A capital funding shortfall and proposed tax and utility rate increases dominated the budget-related discussion between residents and city representatives during an open house on Wednesday.
Fourteen residents gathered at Red Willow Place Wednesday evening to hear an overview of the proposed budget and ask questions. All seven council members were on-hand to answer questions as well as city manager Kevin Scoble, community and protective services general manager Dale Bendfeld, infrastructure and development services general manager Glenn Tompolski and corporate services general manager Michelle Bonnici.
Prior to opening the evening up to questions and comments, Scoble gave an abridged version of a presentation he gave to council on Nov. 6, detailing proposed tax and utility rate increases of 2.9 and 2.1 per cent respectively and explaining how the city has started using the municipal price index (MPI) for the first time instead of the consumer price index (CPI).
Several residents questioned the coming increases to property taxes and utility rates, with one reminding city staff that the city’s change to using MPI doesn’t reflect the reality of residents’ budgets, which are usually more closely related to CPI.
Mayor Cathy Heron said the municipal budget isn’t that simple.
“Unfortunately, we don’t live in a CPI world – we live in an MPI world,” she said.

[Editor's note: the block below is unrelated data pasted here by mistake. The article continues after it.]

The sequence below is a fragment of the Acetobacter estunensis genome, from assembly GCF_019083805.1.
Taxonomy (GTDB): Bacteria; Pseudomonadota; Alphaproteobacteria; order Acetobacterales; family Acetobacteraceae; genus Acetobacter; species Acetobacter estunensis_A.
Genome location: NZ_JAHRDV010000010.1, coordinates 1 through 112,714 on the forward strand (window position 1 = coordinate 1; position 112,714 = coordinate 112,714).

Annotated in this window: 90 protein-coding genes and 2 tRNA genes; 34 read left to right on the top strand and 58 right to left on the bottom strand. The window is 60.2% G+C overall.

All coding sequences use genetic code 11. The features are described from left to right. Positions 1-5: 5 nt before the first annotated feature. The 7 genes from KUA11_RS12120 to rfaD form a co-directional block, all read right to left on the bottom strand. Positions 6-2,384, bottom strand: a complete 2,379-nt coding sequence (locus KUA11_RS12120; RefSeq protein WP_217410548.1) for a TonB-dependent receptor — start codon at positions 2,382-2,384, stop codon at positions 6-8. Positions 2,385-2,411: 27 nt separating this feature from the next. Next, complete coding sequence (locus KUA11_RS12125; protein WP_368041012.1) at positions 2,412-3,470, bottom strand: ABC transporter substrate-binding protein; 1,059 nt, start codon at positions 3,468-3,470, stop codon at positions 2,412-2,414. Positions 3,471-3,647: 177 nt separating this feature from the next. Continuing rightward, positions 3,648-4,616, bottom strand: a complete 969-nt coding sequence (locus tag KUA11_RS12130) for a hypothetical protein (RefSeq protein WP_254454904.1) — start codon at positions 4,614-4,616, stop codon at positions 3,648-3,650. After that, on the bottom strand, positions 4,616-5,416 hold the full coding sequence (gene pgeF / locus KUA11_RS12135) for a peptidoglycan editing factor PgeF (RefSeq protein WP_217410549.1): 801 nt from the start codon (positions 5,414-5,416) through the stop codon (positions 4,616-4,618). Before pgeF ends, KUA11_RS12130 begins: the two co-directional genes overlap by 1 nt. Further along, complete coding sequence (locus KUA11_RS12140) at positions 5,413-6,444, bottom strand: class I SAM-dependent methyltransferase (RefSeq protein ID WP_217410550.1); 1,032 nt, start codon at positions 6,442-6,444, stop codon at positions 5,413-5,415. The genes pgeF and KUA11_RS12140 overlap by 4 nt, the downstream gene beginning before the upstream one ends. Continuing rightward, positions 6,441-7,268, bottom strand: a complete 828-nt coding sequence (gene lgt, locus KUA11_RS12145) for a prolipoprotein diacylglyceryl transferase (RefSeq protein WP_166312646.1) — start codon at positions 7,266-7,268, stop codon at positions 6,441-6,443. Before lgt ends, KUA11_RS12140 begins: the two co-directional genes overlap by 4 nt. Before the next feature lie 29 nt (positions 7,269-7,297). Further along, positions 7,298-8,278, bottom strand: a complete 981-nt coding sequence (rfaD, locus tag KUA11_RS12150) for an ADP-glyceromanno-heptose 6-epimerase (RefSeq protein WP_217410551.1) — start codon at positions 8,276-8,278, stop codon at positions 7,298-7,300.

“The basket of goods for our municipality is a lot more expensive than the ones consumers buy.”
She added that while the 2.9 per cent tax increase is what was presented to council, that may not be the final figure.
“We haven’t even started. This is the beginning,” she said.
Resident Gene Checora also spoke up during the meeting to voice his opposition to the proposed tax increase, calling it “ridiculous.”
“I can see 1.5 per cent, maybe, but 2.9 per cent is unrealistic,” he said.
“We all had to make do with less and I think that the City of St. Albert should do the same thing and make do with less.”
Capital shortfall questioned
A looming capital funding shortfall projected for 2019 prompted questions on how administration prioritizes which projects to recommend for funding.
One resident asked administration whether “pet projects” would get a higher ranking on the project list.
City staff have recommended pushing 25 of the 42 proposed capital projects for 2018 to 2019, along with the funds that would have gone toward those projects, to cover a gap in the 2019 repair, maintenance and replacement budget as well as have some funds available that year for growth.
City manager Kevin Scoble said the city is using a new prioritization system this year for the items in the growth capital budget.
The system prioritizes safety and environmental projects first, followed by regulatory projects and then projects to maintain existing service levels.
Coun. Sheena Hughes said she feels the capital funding shortfall ensures priorities are achieved rather than pet projects, although she noted members of council can still bring forward postponed projects to gauge council support.
“Now we’re getting down to what actually needs to get done, as opposed to all these nice-to-haves,” she said.